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Towards the end of Paul’s Third Missionary Journey on his way to Jerusalem Paul stopped for about at week at (Alexandria) Troas (Acts 20:5-12; map below). From there he walked by foot from Troas to Assos while his seven companions traveled by sea to Assos (Acts 20:13–14).
The distance from Troas to Assos, “as the crow flies,” is about 21 miles while the Roman Road south out of Troas through the Smintheion areaa and then east to Assos covers a distance of about 31 mi. Thus the walk must have taken him at least two days.
The Bible does not say why Paul chose to walk instead of taking the ship but Dr. Mark Wilson suggests that Paul may have received a prophetic word at Troas that imprisonment would await him in Jerusalem (compare Paul’s message at Miletus to the elders from the Ephesian church; Acts 20:22-23). Wilson suggests that he may have been reflecting on the impact of this in light of his recent successes:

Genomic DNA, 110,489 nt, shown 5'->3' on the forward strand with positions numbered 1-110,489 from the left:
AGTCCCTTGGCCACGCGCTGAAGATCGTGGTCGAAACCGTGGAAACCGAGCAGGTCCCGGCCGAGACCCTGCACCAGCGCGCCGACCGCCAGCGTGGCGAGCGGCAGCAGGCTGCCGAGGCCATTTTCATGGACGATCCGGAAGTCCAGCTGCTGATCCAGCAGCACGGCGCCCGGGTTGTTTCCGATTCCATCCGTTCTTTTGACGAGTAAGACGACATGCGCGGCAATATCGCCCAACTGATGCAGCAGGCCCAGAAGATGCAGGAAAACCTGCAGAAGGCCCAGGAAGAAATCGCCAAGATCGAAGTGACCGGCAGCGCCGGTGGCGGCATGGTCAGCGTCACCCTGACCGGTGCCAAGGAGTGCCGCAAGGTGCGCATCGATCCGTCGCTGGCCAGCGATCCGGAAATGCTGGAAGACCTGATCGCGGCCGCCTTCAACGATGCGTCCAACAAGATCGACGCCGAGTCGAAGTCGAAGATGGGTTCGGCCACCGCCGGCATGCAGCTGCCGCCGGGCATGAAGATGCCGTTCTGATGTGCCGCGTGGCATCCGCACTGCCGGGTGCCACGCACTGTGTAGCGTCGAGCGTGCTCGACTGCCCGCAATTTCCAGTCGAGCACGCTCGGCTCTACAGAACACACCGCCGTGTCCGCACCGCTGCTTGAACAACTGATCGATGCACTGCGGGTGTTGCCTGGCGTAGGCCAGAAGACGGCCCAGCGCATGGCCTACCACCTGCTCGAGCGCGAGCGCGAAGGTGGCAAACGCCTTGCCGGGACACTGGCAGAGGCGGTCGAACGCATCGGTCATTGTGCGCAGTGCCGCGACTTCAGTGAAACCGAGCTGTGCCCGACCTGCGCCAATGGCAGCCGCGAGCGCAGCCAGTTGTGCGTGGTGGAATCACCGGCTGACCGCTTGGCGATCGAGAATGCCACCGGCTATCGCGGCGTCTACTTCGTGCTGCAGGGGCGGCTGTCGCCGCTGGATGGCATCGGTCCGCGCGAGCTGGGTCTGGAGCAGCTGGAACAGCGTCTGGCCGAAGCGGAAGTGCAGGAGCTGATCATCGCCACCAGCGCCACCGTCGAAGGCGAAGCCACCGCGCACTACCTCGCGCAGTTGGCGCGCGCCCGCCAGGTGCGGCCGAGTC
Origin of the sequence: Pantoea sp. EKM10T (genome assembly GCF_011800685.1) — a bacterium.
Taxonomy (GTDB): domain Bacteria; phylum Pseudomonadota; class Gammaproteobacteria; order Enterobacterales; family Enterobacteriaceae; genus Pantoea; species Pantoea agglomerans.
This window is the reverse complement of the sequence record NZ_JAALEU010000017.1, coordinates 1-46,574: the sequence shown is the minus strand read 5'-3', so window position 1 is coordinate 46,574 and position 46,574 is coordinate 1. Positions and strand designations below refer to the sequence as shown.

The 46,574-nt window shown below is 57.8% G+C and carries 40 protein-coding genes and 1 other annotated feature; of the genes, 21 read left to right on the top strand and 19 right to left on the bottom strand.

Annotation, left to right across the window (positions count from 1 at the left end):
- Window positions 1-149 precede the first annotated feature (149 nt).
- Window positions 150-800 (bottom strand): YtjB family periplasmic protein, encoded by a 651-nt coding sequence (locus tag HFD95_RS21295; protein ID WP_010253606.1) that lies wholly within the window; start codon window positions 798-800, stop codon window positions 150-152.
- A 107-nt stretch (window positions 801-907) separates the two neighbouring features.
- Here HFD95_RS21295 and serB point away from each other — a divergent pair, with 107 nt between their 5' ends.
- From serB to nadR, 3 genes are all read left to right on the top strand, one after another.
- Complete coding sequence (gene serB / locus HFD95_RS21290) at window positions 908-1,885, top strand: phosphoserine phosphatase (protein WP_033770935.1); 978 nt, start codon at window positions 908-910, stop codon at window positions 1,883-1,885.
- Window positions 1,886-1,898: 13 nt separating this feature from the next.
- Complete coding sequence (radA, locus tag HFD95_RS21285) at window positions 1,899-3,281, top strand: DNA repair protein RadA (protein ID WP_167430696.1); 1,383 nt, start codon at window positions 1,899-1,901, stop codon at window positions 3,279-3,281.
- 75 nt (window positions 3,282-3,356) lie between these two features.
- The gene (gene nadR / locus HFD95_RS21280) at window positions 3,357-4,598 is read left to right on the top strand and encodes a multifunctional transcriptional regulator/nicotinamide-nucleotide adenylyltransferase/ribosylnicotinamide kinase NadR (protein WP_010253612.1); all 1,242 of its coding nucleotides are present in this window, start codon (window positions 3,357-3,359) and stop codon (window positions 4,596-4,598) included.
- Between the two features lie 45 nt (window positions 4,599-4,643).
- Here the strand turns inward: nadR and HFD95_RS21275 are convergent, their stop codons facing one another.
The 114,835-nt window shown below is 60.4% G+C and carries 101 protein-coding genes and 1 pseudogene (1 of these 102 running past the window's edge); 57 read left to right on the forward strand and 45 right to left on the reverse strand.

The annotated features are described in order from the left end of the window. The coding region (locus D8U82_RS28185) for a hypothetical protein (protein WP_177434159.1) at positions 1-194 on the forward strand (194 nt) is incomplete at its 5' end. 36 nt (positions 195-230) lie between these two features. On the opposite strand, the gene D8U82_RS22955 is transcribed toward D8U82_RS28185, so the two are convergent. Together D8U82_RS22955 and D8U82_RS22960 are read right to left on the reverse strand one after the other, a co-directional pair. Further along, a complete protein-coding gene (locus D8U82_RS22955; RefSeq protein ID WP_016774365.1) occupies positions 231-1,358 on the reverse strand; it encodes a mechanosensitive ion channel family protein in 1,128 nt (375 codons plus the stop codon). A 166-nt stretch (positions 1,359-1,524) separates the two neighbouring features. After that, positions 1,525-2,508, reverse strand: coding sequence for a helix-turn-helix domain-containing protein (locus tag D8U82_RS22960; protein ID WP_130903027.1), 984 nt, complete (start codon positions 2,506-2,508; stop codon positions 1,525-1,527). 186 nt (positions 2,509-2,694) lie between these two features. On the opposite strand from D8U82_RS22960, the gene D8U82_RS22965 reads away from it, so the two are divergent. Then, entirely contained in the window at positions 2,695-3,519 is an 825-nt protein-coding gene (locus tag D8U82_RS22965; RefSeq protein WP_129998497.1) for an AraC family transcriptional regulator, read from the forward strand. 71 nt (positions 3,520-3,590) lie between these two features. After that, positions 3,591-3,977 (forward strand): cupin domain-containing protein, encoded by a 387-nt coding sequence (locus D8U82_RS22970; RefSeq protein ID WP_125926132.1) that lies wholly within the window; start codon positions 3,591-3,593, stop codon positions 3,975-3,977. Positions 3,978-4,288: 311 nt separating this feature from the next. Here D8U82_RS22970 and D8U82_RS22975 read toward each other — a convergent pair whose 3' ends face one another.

- Three productive years at Ephesus and the spread of the gospel throughout the province of Asia
- Recent resolution of the conflicts at Corinth
- Successful fund-raising for the relief of the Jerusalem Church
Wilson goes on to compare the reflective agony of Jesus in the Garden of Gethsemane (Luke 22:42) to Paul’s solitary reflective walk from Troas to Assos:
“So somewhere on the road between the harbor at Troas . . . and the city gate at Assos Paul apparently accepted his personal cup of suffering.”
(Wilson, Biblical Turkey, p. 360)
“In-Site — Paul’s Walk to Assos,” p. 360 in Biblical Turkey — A Guide to the Jewish and Christian Sites of Asia Minor. This 398-page book is filled with Wilson’s wonderful descriptions and insights on numerous biblical and extra biblical sites in Turkey.